Nairobi — In the outskirts of Kiambu County, we found a Kenyan start up Noma Green Plastics which has embarked on recycling plastic waste into eco-friendly fencing poles and outdoor furniture which are rot and termite proof.
Noma Green Plastics, having noticed the rapid environmental degradation due to the plastic waste came up with ways to turn it into tangible household products.
The biggest challenge in Kenya is solid waste management at a time when an estimated 2,400 solid waste is generated in Nairobi every day, 20 percent of it being plastic.
The company’s founder Mugo Macharia reveals that in a day, they recycle 30 tons of plastic waste to make poles which are more durable and less harmful to the environment.
“We started in 2019 that’s when we bought the machine but then we started operations in 2021 because it was a huge learning curve of how the poles are manufactured as well as getting the required licenses,” he stated.
“It was coming for a place of wanting to give back to society because I spent most of my days in advertising and I wanted a change of pace to something of the most impact,” he said.
It’s a rigorous process that involves sourcing plastic raw material from both post-industrial, plastic waste from industries, and post-consumer, plastic waste from recyclers who aggregate waste disposed by consumers.
It’s then cleaned using a metal spark to remove metals in the plastic waste as the machine creating the poles can’t hold any metallic matter.
The plastic waste is shredded into small particles which are then melted and molded into plastic poles.
With the country grappling with deforestation and the required forest cover, Macharia emphasizes that plastic poles would be a viable solution as opposed to wooden poles.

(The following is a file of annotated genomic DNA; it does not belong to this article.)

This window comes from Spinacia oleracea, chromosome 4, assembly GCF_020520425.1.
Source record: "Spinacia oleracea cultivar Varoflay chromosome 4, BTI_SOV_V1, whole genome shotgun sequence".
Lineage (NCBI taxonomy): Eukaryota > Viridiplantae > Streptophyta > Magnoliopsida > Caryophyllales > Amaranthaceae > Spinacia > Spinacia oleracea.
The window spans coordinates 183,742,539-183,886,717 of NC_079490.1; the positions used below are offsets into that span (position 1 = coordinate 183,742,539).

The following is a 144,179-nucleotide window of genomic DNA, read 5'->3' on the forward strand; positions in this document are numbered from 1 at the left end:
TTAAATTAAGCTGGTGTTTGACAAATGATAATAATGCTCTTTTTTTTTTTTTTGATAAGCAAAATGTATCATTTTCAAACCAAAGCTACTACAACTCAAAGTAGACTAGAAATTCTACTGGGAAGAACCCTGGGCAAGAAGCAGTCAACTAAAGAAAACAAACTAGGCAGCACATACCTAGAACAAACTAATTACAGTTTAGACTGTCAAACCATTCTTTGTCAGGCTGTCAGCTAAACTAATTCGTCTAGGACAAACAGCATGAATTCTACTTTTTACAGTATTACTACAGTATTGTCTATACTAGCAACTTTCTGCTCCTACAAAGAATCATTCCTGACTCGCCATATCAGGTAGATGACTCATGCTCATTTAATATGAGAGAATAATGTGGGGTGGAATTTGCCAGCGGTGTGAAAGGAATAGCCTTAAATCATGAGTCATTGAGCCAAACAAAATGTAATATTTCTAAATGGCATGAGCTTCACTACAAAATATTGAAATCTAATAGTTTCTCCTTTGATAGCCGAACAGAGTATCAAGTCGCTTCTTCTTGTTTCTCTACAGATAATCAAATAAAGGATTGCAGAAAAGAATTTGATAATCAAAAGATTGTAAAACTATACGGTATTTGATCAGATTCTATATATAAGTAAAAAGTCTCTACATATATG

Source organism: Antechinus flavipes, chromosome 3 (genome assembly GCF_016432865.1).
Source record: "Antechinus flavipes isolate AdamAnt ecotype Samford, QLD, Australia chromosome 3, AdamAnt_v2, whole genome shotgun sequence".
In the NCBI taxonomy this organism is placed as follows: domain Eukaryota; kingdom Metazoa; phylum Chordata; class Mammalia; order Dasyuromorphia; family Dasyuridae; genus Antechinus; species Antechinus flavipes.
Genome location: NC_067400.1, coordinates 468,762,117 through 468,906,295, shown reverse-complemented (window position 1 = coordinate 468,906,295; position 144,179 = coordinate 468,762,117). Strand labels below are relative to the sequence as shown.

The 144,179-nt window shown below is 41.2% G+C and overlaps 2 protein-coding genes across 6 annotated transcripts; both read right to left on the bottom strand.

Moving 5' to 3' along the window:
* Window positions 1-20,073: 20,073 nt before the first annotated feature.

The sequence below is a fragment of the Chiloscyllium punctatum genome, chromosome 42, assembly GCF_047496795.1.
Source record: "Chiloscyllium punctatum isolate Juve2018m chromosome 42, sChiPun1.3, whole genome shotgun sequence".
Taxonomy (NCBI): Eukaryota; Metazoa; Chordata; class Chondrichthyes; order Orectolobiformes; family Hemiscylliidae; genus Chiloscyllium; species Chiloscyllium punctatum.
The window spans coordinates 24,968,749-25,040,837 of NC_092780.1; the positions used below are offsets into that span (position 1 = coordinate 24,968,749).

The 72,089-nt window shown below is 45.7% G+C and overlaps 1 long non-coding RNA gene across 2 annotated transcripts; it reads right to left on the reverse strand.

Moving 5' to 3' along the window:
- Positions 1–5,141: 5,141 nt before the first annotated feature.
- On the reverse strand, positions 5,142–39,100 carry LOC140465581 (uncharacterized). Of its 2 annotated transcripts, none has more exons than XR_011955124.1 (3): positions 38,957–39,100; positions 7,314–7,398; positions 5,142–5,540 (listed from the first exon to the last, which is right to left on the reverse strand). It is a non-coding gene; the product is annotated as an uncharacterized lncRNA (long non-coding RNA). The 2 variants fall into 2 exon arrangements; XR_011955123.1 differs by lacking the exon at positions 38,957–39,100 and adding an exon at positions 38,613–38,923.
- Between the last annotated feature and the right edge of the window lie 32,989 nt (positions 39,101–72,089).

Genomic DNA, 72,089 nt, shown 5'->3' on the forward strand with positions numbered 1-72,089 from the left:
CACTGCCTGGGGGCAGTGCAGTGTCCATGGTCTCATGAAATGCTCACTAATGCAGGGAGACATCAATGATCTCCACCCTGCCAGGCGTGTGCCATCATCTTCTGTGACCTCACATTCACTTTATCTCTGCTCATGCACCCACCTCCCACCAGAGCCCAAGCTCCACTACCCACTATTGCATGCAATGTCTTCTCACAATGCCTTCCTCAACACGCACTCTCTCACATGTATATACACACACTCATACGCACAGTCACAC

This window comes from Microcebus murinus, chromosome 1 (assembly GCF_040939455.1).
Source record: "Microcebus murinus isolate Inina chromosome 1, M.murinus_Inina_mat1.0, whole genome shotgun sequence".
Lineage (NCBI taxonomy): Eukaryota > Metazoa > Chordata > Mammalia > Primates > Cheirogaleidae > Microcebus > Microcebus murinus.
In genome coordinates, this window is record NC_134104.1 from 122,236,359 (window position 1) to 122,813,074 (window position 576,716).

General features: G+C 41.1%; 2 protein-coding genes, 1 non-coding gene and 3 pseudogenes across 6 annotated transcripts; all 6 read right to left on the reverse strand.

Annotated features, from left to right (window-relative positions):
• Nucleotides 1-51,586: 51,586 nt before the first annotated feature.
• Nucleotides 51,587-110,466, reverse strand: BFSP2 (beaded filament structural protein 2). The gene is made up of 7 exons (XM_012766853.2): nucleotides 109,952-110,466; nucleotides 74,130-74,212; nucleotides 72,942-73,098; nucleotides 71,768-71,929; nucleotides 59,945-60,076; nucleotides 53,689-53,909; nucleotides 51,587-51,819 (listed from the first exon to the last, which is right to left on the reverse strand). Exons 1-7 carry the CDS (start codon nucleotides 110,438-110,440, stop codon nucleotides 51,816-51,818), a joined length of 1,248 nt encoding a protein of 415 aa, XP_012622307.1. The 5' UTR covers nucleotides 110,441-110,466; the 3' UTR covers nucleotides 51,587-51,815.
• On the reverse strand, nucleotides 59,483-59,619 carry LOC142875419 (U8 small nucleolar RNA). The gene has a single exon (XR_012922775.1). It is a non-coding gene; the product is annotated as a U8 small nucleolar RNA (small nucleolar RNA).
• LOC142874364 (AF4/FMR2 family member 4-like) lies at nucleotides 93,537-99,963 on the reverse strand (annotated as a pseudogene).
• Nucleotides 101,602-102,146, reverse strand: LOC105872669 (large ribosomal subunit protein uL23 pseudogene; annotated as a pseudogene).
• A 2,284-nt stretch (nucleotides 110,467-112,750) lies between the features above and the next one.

“A lot of fencing poles are mostly wooden poles and a wooden pole means that was a tree 100 percent. If we are to have actual solutions to the problems that we are facing, especially plastics and climate change, then we need to take some of these things head on,” Macharia stated.
“Plastic poles are termite proof, rot resistant, you will use normal nails the same as wood. It could have been plastic lying in a landfill. That’s part of our impact, it’s double headed, we are cleaning up the environment and giving you something that will substitute wood,” he added.
Just like any other manufacturing business, this one comes at a cost despite the fact that it’s a recycling business, it comes at a cost.
It’s a business that requires collectors, sorters, manpower, machinery and the cost of electricity for manufacturing.
“Plastic waste does come at a cost; we don’t get it for free. We need collectors and sorters for this kind of business. There is the cost of electricity and energy. You need manpower and machinery,” he stated.
“Its manufacturing at the end of the day and manufacturing is not for the faint hearted. It’s hard at times, but once we hit capacity some of these challenges will not be there,” Macharia said.
The uptake of plastic poles was quite slow on the onset due to lack of awareness on how the pole works as compared to the traditional wooden pole.
“Once people know about it, the uptake is quite amazing. People come once they see it or have been referred by someone. If you haven’t seen it, I get it’s a hard concept to grasp. I like it that Kenyans are inquisitive and they want to be part of change,” the Noma Plastics CEO said.
Recycling has been one of the commended ways of waste treatment that enables the country to achieve a reduction of waste but Macharia opines it’s all about personal initiative.
“We need partnership and more people being incentivized to deal with waste. We are looking into expanding into more products including tiles and paving blocks. We need to view what we do more intentionally and that is why we started to reduce, reuse, recycle,” Macharia pointed out.
“Use glasses more and if you can’t reuse the plastic containers in your home and whatever falls of is what we want to recycle.
But even as Macharia strives to make a change in the environment, he says the initiative they are doing is a drop in the ocean compared to the amount of plastic waste disposed of daily.
“Plastic is a menace and a huge problem, if we don’t take care of the plastic problem and take actionable steps it will swallow us. Plastic is a threat and offering solutions to that gives us the motivation to wake up,” he said.
The non-feasibility of recycling plastic waste has been an open secret among plastics industry insiders with Noma Plastic trying to change the notion.